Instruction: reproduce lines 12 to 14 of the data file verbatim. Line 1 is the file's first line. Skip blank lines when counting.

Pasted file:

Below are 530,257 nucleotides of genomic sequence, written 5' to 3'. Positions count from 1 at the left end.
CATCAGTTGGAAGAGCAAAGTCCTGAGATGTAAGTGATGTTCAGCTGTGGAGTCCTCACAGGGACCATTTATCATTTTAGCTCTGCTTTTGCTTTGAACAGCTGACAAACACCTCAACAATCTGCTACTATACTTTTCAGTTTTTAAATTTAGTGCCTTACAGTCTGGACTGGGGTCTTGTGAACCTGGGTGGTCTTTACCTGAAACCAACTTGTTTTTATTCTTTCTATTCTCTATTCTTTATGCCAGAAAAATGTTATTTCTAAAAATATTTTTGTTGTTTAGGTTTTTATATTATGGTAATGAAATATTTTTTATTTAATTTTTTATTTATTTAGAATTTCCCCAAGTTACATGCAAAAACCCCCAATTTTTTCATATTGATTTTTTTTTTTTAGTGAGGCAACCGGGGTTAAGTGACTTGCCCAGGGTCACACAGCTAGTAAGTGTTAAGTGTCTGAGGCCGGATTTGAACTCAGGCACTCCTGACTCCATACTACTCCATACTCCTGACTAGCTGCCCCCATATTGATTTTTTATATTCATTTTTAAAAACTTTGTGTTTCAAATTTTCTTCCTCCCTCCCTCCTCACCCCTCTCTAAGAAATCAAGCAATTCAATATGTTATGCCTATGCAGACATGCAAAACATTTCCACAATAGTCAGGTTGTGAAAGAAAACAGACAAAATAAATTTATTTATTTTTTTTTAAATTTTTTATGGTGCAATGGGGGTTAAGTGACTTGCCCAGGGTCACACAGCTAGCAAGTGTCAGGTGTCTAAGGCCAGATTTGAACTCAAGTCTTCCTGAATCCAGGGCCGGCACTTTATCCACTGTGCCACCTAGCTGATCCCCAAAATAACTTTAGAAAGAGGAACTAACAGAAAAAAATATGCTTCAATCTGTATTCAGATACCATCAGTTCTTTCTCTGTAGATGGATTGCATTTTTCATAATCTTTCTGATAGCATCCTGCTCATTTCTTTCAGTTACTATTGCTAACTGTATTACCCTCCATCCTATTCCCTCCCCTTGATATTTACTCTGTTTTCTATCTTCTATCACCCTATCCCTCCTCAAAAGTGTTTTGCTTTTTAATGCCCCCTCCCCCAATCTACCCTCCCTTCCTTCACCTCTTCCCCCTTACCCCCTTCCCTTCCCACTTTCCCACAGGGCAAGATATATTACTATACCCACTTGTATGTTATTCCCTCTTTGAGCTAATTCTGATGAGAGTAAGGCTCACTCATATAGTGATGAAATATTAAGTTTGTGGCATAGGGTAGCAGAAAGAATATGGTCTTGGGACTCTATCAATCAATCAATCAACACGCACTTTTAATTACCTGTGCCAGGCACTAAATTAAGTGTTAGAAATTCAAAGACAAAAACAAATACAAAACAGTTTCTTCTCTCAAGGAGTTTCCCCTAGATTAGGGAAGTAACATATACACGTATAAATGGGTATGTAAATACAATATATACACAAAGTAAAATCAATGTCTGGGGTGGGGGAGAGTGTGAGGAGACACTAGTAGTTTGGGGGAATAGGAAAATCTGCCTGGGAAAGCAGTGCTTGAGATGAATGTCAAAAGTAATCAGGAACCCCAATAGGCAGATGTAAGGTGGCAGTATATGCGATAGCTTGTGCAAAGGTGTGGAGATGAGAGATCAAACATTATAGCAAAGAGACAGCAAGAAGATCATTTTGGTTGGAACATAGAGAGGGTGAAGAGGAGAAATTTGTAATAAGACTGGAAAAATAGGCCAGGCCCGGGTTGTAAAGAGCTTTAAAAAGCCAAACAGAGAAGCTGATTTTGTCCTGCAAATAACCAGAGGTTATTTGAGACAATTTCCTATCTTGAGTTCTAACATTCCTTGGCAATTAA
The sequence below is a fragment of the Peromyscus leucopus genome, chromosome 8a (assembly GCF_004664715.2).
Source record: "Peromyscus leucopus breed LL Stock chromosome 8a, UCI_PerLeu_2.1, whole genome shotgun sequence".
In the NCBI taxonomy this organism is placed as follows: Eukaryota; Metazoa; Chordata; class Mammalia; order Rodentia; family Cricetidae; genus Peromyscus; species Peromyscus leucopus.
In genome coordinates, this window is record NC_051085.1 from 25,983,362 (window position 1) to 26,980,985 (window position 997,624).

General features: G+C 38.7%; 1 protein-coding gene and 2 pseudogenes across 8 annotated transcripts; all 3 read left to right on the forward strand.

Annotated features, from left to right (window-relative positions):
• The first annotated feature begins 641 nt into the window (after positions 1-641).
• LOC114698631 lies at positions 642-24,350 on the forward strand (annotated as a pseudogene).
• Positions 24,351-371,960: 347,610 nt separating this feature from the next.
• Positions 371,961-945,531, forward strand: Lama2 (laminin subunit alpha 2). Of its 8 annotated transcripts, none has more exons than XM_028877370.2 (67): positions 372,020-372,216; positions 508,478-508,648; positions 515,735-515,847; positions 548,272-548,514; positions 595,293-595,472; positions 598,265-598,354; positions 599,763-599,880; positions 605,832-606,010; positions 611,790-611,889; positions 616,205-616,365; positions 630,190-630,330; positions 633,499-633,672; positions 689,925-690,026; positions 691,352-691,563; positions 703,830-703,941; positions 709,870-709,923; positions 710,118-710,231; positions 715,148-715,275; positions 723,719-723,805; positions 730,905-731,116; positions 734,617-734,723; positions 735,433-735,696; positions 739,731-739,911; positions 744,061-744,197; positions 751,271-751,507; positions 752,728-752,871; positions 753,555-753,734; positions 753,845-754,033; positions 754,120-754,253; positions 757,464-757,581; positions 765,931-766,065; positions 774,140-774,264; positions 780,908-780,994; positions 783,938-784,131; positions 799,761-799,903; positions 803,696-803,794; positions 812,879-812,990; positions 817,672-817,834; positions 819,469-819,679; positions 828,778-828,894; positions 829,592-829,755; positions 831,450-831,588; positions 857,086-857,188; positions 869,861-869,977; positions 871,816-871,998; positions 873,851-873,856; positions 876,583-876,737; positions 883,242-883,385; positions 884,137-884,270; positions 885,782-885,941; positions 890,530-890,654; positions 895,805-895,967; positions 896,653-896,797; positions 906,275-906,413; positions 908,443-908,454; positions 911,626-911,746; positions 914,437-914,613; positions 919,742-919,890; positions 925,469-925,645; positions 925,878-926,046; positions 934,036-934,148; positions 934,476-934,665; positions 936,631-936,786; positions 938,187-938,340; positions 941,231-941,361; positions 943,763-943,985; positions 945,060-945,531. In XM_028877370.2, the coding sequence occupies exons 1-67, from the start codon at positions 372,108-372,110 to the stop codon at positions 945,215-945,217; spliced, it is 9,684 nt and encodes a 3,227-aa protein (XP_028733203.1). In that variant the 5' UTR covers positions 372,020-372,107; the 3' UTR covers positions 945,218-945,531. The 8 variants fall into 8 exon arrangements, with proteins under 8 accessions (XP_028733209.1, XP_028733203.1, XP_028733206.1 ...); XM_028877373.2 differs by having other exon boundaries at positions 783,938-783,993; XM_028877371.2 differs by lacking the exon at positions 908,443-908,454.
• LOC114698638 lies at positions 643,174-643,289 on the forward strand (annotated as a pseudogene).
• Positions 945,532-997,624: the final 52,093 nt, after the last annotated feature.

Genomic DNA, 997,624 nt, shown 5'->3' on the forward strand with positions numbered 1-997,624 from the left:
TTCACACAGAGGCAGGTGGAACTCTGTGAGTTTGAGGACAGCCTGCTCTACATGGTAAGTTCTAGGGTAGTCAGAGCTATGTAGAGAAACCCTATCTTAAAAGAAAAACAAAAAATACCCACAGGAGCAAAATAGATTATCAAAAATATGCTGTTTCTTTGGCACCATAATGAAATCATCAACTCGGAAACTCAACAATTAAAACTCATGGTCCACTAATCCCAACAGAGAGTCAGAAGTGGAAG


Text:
• Positions 371,961-945,531, forward strand: Lama2 (laminin subunit alpha 2). Of its 8 annotated transcripts, none has more exons than XM_028877370.2 (67): positions 372,020-372,216; positions 508,478-508,648; positions 515,735-515,847; positions 548,272-548,514; positions 595,293-595,472; positions 598,265-598,354; positions 599,763-599,880; positions 605,832-606,010; positions 611,790-611,889; positions 616,205-616,365; positions 630,190-630,330; positions 633,499-633,672; positions 689,925-690,026; positions 691,352-691,563; positions 703,830-703,941; positions 709,870-709,923; positions 710,118-710,231; positions 715,148-715,275; positions 723,719-723,805; positions 730,905-731,116; positions 734,617-734,723; positions 735,433-735,696; positions 739,731-739,911; positions 744,061-744,197; positions 751,271-751,507; positions 752,728-752,871; positions 753,555-753,734; positions 753,845-754,033; positions 754,120-754,253; positions 757,464-757,581; positions 765,931-766,065; positions 774,140-774,264; positions 780,908-780,994; positions 783,938-784,131; positions 799,761-799,903; positions 803,696-803,794; positions 812,879-812,990; positions 817,672-817,834; positions 819,469-819,679; positions 828,778-828,894; positions 829,592-829,755; positions 831,450-831,588; positions 857,086-857,188; positions 869,861-869,977; positions 871,816-871,998; positions 873,851-873,856; positions 876,583-876,737; positions 883,242-883,385; positions 884,137-884,270; positions 885,782-885,941; positions 890,530-890,654; positions 895,805-895,967; positions 896,653-896,797; positions 906,275-906,413; positions 908,443-908,454; positions 911,626-911,746; positions 914,437-914,613; positions 919,742-919,890; positions 925,469-925,645; positions 925,878-926,046; positions 934,036-934,148; positions 934,476-934,665; positions 936,631-936,786; positions 938,187-938,340; positions 941,231-941,361; positions 943,763-943,985; positions 945,060-945,531. In XM_028877370.2, the coding sequence occupies exons 1-67, from the start codon at positions 372,108-372,110 to the stop codon at positions 945,215-945,217; spliced, it is 9,684 nt and encodes a 3,227-aa protein (XP_028733203.1). In that variant the 5' UTR covers positions 372,020-372,107; the 3' UTR covers positions 945,218-945,531. The 8 variants fall into 8 exon arrangements, with proteins under 8 accessions (XP_028733209.1, XP_028733203.1, XP_028733206.1 ...); XM_028877373.2 differs by having other exon boundaries at positions 783,938-783,993; XM_028877371.2 differs by lacking the exon at positions 908,443-908,454.
• LOC114698638 lies at positions 643,174-643,289 on the forward strand (annotated as a pseudogene).
• Positions 945,532-997,624: the final 52,093 nt, after the last annotated feature.